- Is Girisim Sermayesi Yatırım Ortaklıgı made investments from 2003 to 2005 in; Nevotek, a software developer amounting to $3 million; Cinemars, a movie and theatre chain amounting to $5 million; Step, a carpet retailer amounting to $3 million, TUYAP, a fair and exhibition company amounting to $36 million; acquired the shares of Beyaz Filo Oto Kiralama, the fleet rental and management company for approximately $10 million in 2006; invested approximately $5 million in Ode Yatırım, a company active insulation sector in 2007.
- Turkven Private Equity acquired 50% of the packaged bread producer, UNO for approximately $13 million in 2003; invested in Intercity, the leading car rental company approximately $15 million in 2004; invested approximately $25 million into the leading mobile value added services provider, Trend Tech Group in 2005; and acquired stakes in Provus Bilisim Hizmetleri, an IT company in 2007; Next Generation Media, a media company in 2007; Mavi Jeans and Tekin Acar, a cosmetics company in 2008.
- Soros Investment Capital Management. invested in Unikom Gıda (the Yudum brand) in 2003. In May 2007, NBK Capital Equity Partners acquired 100% of the shares of Yudum Food. In November 2007, Afia International Company acquired shares of Yudum Food from NBK Capital Equity Partners.
- Providence Capital acquired 45% of Digiturk, the digital TV platform for $150 million in 2006.
- TPG acquired 90% of Mey Icki, the leading liqueur manufacturer for $810 million in 2006.
- Bancroft invested $90 million in Standart Profil, a supplier to the automotive industry.
- AIG Global Emerging Markets Fund invested in For You, a drug store.
- Partners in Life Science and Citigroup Venture Capital International invested $240 million in Biofarma, a leading generics pharmaceutical manufacturing company. Global Equities Management bought Emek Sigorta from the SDIF's portfolio of companies in 2006.
- Eastpharma the majority shares (58%) of which is owned by Global Equities Management took control of Deva Ilac, a publicly-listed pharmaceutical company.
- Actera Fund, raised by the Antika Partners invested in Mey Icki as a co-investor with TPG.
- CVCI invested in Boyner and Beymen in 2007.
- Ottoman Fund which is a UK real estate fund invested $110 million in land of 1 million square meters in Riva, Istanbul for development.
- Turkven Private Equity and Advent International Corporation acquired a stake in Roma Plastik in 2006.
- Turkven Private Equity and FMO acquired a stake in Pronet Guvenlik, a securities company in 2006.
- BC Partners, DeA Capital and Turkven Private Equity acquired a majority stake in Migros, a retailer chain in 2008.
|About the author
Ismail G Esin began his legal practice in 1997 as the founding partner of Esin & Co (now Esin Law Firm).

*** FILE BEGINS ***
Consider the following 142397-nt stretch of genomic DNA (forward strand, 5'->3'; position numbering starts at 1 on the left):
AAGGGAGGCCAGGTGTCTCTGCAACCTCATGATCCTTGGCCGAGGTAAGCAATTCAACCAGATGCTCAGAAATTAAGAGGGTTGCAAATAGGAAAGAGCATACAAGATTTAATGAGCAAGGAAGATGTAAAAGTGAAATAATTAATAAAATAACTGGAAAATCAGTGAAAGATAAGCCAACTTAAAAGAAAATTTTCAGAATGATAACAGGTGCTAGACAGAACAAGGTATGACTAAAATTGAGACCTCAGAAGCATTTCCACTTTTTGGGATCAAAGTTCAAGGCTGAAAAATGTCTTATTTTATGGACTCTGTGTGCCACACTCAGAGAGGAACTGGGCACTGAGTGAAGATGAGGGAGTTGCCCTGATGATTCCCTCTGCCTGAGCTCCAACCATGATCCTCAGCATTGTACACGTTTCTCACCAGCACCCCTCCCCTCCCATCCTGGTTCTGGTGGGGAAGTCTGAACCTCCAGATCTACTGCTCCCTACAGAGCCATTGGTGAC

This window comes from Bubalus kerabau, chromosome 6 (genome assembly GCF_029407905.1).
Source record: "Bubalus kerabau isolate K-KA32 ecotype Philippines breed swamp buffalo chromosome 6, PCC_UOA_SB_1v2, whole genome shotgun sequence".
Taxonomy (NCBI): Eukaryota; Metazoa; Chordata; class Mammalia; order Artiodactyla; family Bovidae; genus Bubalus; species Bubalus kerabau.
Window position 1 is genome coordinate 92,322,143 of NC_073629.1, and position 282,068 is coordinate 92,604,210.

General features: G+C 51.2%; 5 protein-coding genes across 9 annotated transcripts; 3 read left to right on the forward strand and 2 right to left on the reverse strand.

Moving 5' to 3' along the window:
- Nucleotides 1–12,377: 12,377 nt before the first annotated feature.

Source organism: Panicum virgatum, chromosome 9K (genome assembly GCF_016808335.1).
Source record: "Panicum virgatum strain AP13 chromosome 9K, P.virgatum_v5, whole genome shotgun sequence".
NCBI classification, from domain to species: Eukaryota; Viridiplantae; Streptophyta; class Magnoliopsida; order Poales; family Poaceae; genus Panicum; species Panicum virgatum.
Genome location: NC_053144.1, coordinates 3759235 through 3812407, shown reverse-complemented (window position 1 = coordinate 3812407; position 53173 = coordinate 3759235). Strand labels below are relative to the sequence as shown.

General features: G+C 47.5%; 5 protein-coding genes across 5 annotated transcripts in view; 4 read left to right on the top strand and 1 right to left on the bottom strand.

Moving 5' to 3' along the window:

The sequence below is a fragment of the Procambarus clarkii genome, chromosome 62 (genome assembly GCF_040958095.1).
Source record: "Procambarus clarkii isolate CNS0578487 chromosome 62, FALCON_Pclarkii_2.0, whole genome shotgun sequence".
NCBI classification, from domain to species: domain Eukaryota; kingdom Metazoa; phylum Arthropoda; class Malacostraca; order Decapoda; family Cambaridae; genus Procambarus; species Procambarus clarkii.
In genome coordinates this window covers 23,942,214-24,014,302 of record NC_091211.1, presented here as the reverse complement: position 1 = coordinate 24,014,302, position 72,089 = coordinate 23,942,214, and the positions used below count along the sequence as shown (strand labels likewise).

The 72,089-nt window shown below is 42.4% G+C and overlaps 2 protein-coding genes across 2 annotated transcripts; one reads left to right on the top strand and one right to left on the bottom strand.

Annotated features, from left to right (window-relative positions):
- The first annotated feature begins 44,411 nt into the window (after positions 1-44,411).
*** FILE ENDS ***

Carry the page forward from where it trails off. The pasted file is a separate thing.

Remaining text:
Over the years, Esin has advised various international companies on dispute resolution matters, especially in disputes arising out of joint ventures and M&A transactions in parallel procedures before the arbitral tribunals and Turkish courts.
With seven books published in English, German and Turkish, Esin is a frequently invited speaker to conferences and symposia on international arbitration and litigation as well as on mergers and acquisitions. He was a lecturer in civil law and law of obligations from 1992 to 2004 at Marmara University. Since 2001, he has taught graduate-level courses on M&A, at Bahcesehir University in Istanbul.
Esin is a member of the International Criminal Court Turkish national committee, London Court of International Arbitration, German Arbitration Institute, International Bar Association and German-Turkish Chamber of Industry.
Esin graduated from Istanbul University in 1990 and obtained his LLM degree, summa cum laude, from the University of Tubingen, Germany in 1991. After his graduation, Esin worked as a research assistant at the Marmara University of Istanbul on civil law until 1996. Between 1996 and 1997 he obtained his PhD degree from University of Tubingen. His doctoral thesis, The Liability of the Seller in Enterprise Acquisitions, was published in 1998. Esin is co-author of the Materials and International Arbitration and M&A Transactions Under Turkish Law.
Ismail G Esin
Esin Law Firm
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Esin Law Firm was established in Istanbul in 1997. The consistent delivery of innovative, high-quality legal services commensurate with international standards makes Esin one of Turkey's premiere law firms. The firm's commitment to its clients is clearly understood from its discriminating business approach and tailor-made solutions to legal problems. To this end, Esin takes full advantage of the esteemed academics on its team and concentrates on giving the most effective continuing education to its attorneys in order to achieve the firm's goal of complete client satisfaction. Consequently, it has become the law firm of choice for clients seeking innovative legal solutions.
The firm focuses primarily on M&A, capital markets disputes, real estate law and dispute resolution, including international arbitration.
Areas of practice
M&A; Litigation; Arbitration; Commercial real estate; Compliance; Corporate governance; Capital markets; Competition law; Regulated markets; Energy law; Telecommunication law; Privatisation; Administrative law; Intellectual property; Labour law; Restructuring/insolvency.